Where pediatric studies have not been completed (or have not led to changes in the FDA labels for a product), physicians are still likely to prescribe new products to children off-label. This prescribing may serve itself as an incentive for companies to develop new products if they contemplate a substantial amount of pediatric off-label prescribing.

Additional incentives exist to help ensure children have access to approved vaccines in particular. After a large measles outbreak between 1989-1991, Congress created the Vaccines for Children (VFC) program, aiming to provide free vaccinations to children who otherwise would not receive them for financial reasons. The CDC purchases the relevant vaccines at a discount and ensures their dissemination nationwide to tens of thousands of VFC providers. Tens of millions of children may be vaccinated under the VFC each year, at a cost of a few billion dollars. By federally supporting the purchase and distribution of these products, the VFC program creates a reliable, regular market for producers of pediatric vaccines.

The 1997 creation of the Children’s Health Insurance Program (CHIP) helped support this goal of VFC. CHIP enabled states to expand access to health insurance to uninsured children in families who are not able to obtain private insurance, but whose incomes are too high to qualify for Medicaid. Medicaid-eligible children were already eligible for VFC, as were uninsured or underinsured children, but CHIP provided additional opportunities for children in low-income families to obtain necessary childhood vaccinations. The Affordable Care Act further expanded access by requiring that private insurers cover recommended vaccinations with no cost-sharing.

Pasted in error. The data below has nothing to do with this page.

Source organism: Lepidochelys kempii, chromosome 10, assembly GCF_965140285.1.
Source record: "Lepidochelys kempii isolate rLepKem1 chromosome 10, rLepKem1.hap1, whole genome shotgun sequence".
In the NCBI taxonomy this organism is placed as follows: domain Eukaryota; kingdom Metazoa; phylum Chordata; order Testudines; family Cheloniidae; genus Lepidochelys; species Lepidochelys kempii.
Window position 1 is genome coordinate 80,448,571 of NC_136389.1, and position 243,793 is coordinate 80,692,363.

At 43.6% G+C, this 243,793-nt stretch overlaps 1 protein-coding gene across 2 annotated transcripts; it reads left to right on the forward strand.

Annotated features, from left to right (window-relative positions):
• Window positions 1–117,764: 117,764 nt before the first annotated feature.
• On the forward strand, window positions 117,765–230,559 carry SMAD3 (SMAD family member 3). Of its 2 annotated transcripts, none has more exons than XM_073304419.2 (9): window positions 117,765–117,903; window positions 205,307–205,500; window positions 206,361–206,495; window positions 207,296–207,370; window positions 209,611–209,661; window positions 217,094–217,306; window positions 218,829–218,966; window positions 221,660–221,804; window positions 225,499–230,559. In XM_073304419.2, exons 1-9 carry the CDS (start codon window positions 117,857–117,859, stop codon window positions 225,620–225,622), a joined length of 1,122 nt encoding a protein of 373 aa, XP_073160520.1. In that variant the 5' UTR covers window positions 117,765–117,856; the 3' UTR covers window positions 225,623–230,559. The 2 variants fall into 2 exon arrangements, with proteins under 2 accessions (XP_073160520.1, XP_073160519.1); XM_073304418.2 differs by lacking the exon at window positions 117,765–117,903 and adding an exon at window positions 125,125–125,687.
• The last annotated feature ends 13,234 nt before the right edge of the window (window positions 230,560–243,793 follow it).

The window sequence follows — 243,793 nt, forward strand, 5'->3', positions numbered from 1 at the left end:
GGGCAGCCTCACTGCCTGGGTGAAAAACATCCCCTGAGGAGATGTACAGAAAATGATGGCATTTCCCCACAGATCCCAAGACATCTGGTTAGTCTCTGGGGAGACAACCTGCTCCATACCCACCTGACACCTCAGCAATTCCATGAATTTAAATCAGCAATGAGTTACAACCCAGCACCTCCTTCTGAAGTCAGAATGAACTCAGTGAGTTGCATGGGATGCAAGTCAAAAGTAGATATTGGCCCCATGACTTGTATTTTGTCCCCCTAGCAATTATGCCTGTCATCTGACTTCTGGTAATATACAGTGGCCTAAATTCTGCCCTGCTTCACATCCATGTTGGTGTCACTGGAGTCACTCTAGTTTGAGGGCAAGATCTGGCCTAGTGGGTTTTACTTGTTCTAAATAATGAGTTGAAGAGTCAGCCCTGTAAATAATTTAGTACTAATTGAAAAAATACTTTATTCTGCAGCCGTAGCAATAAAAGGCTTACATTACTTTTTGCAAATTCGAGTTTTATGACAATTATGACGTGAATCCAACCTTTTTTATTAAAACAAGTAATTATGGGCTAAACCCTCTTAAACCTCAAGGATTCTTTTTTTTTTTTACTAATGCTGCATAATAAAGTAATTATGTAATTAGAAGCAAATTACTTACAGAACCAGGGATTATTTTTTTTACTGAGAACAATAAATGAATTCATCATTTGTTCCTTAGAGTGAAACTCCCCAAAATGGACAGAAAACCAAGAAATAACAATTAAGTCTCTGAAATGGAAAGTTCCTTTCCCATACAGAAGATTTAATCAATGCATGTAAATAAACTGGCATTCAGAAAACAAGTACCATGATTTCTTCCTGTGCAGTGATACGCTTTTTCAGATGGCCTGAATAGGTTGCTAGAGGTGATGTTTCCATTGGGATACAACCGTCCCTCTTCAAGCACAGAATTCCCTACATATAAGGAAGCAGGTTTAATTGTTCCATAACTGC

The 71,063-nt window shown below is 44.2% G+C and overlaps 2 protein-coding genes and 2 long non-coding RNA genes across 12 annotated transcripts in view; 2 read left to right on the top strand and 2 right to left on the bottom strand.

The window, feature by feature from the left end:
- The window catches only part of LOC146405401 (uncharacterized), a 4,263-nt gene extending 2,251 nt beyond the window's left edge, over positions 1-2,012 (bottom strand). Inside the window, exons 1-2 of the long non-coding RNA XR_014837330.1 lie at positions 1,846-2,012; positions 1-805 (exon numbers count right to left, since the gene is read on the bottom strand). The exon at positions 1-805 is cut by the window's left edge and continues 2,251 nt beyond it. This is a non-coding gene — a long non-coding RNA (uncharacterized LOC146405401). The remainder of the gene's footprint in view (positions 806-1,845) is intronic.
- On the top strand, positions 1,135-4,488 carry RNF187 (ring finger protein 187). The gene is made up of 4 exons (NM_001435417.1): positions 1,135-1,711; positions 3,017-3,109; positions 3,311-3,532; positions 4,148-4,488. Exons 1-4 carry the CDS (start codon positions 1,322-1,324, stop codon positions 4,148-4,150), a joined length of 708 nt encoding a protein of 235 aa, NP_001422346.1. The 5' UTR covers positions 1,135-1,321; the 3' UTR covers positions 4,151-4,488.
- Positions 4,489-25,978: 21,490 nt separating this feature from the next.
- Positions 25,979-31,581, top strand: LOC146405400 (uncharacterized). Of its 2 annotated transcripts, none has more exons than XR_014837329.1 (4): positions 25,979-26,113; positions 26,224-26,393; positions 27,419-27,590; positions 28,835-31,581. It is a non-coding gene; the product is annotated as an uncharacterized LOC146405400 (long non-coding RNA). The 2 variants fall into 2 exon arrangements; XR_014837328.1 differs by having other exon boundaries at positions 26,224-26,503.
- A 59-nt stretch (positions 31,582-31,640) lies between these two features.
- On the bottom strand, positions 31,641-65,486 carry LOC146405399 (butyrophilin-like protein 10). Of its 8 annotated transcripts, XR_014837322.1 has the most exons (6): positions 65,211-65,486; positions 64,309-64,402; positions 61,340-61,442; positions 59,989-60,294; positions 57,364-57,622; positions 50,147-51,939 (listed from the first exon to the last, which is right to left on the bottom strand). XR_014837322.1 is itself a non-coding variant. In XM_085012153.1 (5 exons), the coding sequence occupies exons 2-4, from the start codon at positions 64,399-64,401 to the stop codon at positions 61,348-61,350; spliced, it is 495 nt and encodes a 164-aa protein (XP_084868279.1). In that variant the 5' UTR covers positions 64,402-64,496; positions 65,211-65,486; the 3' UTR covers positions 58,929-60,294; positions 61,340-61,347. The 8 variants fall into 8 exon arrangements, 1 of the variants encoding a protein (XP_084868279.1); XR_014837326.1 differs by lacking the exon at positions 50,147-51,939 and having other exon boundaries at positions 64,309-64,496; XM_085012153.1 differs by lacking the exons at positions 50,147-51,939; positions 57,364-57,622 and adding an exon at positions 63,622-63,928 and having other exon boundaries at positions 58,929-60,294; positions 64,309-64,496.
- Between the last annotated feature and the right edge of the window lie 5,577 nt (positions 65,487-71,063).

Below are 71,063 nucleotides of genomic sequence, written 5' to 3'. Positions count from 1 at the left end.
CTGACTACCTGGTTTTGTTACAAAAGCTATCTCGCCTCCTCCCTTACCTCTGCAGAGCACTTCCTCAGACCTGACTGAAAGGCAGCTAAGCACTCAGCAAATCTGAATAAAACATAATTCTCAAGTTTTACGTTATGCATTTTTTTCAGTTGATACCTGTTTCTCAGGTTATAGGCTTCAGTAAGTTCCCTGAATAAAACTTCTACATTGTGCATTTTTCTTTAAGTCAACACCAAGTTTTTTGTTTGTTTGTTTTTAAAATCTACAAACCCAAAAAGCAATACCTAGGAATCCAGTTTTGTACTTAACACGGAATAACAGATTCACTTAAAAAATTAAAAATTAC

Finally, Congress has spurred pediatric vaccine development not only by increasing the expected return but also by decreasing expected liability costs through the 1986 National Vaccine Injury Compensation Program (VICP). For vaccines designated by the CDC for “routine administration to children,” VICP provides a no-fault injury compensation program that largely bars civil lawsuits.

As we have previously explained, these kinds of changes to expected healthcare markets serve as important innovation incentives. In fact, the first empirical demonstration of this effect was in the vaccine context: Professor Amy Finkelstein showed that the VICP combined with expansions in vaccine recommendations and coverage in 1991 and 1993 led to a 2.5-fold increase in vaccine trials for affected diseases.

What can policymakers do to support pediatric COVID-19 vaccine trials?

Acquiring good pediatric safety and efficacy information is a persistent problem in biopharmaceutical development, and substantial evidence suggests that existing incentives aren’t sufficient. In the vaccine context, this problem is compounded by the problem of insufficient incentives, even for adults. As we have discussed in prior posts, policymakers could draw from the innovation policy toolkit to advance the goal of acquiring better information.